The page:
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The heat is on
  |  First Published: November 2013



The heat will be on this month, with November often the hottest and driest time of the year in the Cairns area. The only relief will come with storms and hopefully some early wet season build-up rain.

The fishing has been surprisingly good considering the miserable wet season we had at the start of the year, but another failed wet will spell disaster for fishing in the short term. While it might be hot, it is generally mostly calm seas, so as long as you work around the heat and not in it, there will be some good fishing to be had.

Early morning, late afternoon and tidal changes are the main ingredients to work with this month, unless we get enough rain to run a fresh in the rivers.

With barra off the agenda from midday on 1 November, mangrove jack, golden snapper and grunter will be the main target species, for those chasing a feed, while queenfish and trevally of all types will keep the sport fishos happy. The fish feel the heat as much as humans, so use the middle of the day to curl up under a shady tree, or better still, in the air conditioning. When fishing the estuaries or inshore, my main plan of attack is to always come or go in the dark. If seriously early starts are not your forte, and I’m talking before 4am, then that leaves the afternoon and evening as your best option. Between 8am and 4pm, it’s all over, bar the sunburn.

Sometime this month there should be a huge hatch of bait fingerlings that will appear inshore and in the estuaries and with them will come trevally and queenfish. Matching the hatch can be difficult unless you are a fly fisher or enjoy tossing small silver slugs and working up a sweat with super fast retrieves. Live baiting is a more sedate approach but catching suitable bait can be a real challenge at times. While there are massive schools of fingerlings for the pelagics to feed on, finding bait big enough to go on a live bait hook can prove frustrating. Trevally will mostly be on the small side but there will be the odd monster giant and golden trevally getting in on the action and smoking undergunned anglers.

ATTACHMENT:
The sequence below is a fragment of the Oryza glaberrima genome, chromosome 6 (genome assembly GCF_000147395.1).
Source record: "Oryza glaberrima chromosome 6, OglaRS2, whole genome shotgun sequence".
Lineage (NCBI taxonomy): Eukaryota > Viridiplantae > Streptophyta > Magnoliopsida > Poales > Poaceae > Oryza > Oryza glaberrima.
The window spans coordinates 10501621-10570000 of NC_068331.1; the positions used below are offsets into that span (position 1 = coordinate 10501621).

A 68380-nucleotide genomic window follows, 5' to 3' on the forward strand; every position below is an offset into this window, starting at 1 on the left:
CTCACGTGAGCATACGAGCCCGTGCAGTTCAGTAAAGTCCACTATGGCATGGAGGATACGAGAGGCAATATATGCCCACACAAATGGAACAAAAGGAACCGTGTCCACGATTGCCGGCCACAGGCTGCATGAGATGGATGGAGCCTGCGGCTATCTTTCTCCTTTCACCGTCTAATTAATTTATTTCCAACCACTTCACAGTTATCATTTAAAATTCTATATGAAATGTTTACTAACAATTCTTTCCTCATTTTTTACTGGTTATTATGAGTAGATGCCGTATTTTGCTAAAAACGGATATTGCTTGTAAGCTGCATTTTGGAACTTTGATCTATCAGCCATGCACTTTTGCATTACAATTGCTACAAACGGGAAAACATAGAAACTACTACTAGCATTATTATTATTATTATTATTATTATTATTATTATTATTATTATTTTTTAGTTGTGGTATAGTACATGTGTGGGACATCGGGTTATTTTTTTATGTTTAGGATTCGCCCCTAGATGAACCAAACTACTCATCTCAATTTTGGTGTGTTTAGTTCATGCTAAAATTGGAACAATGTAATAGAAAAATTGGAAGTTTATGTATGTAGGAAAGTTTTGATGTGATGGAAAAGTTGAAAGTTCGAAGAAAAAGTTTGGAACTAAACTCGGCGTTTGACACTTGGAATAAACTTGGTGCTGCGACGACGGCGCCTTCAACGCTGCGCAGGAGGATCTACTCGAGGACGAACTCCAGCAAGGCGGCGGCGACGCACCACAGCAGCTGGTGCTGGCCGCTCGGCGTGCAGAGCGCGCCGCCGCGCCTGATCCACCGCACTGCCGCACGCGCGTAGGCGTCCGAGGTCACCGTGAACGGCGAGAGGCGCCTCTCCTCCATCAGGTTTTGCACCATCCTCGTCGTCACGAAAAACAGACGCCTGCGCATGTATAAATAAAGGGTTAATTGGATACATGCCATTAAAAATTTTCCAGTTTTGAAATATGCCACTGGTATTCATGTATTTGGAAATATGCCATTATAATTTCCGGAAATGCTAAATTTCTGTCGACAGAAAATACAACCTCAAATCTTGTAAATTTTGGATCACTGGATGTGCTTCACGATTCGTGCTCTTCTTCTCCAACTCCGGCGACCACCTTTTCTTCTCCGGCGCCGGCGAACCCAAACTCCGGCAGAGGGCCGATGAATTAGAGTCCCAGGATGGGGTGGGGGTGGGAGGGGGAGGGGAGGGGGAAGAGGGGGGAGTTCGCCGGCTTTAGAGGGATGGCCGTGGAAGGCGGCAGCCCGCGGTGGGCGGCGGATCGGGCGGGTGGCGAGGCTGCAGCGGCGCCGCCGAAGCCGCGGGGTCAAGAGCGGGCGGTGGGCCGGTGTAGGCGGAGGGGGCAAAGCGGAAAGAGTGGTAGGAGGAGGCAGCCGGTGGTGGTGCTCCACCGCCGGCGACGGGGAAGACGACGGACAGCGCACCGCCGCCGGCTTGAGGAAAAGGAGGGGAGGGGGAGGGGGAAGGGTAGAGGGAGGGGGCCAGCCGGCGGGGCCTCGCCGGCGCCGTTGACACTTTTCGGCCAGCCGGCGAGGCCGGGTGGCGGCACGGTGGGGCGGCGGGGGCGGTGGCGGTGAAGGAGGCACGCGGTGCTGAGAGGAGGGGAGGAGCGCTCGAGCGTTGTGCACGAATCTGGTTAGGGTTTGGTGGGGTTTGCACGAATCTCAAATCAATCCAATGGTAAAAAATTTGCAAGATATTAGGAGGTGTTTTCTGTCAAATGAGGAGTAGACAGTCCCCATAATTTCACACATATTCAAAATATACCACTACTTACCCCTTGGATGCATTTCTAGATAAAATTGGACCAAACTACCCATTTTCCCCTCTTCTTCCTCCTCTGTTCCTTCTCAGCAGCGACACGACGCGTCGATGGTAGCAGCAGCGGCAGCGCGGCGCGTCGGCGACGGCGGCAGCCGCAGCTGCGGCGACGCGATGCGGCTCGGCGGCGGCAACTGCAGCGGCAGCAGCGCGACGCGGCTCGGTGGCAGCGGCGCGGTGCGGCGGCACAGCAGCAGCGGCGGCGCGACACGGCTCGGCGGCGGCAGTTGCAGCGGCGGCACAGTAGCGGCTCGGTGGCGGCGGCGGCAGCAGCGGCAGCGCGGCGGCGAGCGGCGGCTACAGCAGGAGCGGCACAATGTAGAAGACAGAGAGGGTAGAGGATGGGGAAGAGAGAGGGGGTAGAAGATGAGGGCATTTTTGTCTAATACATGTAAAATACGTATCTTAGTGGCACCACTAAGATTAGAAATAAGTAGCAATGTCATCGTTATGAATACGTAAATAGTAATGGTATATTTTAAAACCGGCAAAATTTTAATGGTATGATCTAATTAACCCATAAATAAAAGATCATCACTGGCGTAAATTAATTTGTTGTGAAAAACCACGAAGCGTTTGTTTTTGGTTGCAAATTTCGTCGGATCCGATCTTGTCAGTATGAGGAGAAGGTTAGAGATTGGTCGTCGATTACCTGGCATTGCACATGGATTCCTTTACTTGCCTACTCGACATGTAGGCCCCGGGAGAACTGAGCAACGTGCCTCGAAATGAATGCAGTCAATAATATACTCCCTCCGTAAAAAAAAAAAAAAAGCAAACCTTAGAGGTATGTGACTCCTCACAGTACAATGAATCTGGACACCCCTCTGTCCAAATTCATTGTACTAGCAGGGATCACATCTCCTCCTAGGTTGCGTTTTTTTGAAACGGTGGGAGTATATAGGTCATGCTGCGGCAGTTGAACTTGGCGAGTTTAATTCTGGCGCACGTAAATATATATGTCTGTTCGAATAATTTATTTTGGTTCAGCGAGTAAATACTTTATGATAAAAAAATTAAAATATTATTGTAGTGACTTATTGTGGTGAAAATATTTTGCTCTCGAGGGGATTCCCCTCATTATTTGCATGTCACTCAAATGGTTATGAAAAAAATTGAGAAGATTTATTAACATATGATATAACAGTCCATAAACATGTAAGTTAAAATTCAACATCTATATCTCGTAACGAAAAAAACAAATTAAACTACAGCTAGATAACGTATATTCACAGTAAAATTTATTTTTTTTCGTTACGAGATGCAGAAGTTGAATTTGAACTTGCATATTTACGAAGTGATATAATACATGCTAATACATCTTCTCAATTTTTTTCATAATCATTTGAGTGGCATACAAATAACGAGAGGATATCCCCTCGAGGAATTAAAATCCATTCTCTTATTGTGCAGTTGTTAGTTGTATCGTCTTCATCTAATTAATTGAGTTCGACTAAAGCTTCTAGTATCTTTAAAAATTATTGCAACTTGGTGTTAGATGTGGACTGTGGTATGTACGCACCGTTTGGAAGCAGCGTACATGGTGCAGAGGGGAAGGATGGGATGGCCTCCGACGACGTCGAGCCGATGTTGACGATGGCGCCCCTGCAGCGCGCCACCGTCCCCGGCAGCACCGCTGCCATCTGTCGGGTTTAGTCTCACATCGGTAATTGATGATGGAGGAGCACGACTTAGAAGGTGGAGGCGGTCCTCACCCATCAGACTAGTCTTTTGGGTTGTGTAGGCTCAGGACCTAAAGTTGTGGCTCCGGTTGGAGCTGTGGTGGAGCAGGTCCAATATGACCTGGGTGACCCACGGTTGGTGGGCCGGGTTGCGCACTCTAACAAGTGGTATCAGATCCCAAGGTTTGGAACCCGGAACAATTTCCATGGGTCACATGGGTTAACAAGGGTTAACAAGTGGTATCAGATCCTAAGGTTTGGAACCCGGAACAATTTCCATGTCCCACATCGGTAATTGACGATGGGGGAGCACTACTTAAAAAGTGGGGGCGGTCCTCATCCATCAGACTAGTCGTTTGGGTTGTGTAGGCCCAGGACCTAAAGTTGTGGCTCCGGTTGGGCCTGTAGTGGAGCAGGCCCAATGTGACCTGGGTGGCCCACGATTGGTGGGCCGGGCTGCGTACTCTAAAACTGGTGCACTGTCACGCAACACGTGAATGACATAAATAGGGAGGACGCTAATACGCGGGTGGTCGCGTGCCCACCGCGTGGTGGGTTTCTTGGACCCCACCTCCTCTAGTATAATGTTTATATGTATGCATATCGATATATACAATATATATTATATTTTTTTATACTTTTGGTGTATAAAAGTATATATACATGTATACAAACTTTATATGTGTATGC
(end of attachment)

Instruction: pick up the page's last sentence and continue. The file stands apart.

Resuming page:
Bait soakers will find grunter and salmon their most productive target species, with the top of the tide the best option for both species. Work the early morning and late afternoon/evening high tides around the new and full moons for the best results.

Using 1/2kg of eating prawns and squid from the local seafood supplier will give you some excellent grunter bait and small mullet and large sardines will put you in the money for salmon, along with the fresh prawns. If there are storms around, they can really stir the fish into overdrive, so provided it’s safe, be on the water around the storms, for some great action.

If there is sufficient rain to bring a fresh to the streams, fish the mouths as soon as the water starts to clear and remember the crab pots. If there has been little to no rain then forget about crabbing.